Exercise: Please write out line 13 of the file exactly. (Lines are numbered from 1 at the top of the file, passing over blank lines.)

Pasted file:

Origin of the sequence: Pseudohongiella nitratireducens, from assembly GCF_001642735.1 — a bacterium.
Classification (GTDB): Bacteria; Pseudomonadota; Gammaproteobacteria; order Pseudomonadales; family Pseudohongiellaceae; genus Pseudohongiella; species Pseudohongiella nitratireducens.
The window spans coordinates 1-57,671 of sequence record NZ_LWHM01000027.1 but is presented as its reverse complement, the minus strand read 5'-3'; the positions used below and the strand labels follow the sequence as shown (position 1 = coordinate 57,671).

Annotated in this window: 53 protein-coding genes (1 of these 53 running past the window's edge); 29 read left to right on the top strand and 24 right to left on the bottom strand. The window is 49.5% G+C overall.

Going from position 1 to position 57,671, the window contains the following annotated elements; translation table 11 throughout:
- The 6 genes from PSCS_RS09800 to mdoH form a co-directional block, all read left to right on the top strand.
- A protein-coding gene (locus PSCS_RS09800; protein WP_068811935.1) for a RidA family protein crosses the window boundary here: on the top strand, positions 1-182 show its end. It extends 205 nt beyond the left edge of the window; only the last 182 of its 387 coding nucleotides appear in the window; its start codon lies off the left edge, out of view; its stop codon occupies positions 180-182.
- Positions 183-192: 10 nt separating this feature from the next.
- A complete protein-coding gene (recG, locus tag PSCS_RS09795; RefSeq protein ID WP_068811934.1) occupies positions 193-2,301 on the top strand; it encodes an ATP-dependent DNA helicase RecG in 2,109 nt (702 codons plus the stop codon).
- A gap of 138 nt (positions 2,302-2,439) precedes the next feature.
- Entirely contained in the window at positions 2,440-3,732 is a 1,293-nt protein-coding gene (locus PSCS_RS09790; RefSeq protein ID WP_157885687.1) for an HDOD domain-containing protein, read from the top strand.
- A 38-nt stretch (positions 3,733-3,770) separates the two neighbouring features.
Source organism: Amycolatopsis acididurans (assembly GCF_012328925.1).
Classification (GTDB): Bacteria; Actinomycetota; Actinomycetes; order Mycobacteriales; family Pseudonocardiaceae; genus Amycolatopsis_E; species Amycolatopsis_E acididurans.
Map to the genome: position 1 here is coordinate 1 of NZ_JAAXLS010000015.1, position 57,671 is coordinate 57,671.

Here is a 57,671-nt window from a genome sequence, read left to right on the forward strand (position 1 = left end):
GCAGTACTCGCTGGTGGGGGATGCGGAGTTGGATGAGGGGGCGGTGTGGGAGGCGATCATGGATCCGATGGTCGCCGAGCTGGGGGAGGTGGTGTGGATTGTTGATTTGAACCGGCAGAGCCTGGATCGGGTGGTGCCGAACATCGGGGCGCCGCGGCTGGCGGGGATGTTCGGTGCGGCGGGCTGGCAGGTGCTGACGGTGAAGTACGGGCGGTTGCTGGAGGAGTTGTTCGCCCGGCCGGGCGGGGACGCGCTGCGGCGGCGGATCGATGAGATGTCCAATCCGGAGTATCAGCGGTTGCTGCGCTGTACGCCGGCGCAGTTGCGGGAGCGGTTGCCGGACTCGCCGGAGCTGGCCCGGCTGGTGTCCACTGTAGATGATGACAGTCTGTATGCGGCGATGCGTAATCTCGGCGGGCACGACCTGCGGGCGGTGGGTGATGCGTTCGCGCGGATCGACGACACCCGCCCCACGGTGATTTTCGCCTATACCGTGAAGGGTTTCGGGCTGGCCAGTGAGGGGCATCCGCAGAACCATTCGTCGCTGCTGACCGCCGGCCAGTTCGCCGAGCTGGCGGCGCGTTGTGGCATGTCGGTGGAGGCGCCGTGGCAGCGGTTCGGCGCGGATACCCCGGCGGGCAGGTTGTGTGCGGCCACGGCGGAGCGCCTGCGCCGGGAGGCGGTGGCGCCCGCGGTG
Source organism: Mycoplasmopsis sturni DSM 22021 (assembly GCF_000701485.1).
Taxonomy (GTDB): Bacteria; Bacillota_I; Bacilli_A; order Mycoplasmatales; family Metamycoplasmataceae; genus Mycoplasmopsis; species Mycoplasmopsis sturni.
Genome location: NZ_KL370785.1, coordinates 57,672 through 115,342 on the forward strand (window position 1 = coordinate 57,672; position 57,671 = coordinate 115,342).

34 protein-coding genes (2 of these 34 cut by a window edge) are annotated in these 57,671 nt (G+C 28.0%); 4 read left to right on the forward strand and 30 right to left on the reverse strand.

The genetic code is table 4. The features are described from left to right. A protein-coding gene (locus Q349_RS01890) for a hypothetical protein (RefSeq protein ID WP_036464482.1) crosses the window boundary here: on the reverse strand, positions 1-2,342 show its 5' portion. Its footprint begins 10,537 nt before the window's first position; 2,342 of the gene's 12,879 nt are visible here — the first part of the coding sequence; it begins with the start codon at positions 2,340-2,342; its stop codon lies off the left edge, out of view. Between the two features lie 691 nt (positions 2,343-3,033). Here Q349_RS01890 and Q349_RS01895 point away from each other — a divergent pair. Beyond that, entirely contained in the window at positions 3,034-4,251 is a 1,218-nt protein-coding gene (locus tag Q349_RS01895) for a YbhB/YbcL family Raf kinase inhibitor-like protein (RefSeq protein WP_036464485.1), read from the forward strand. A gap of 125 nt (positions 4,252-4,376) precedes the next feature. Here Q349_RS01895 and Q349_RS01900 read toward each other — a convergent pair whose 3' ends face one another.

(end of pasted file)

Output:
Source organism: Amycolatopsis acididurans (assembly GCF_012328925.1).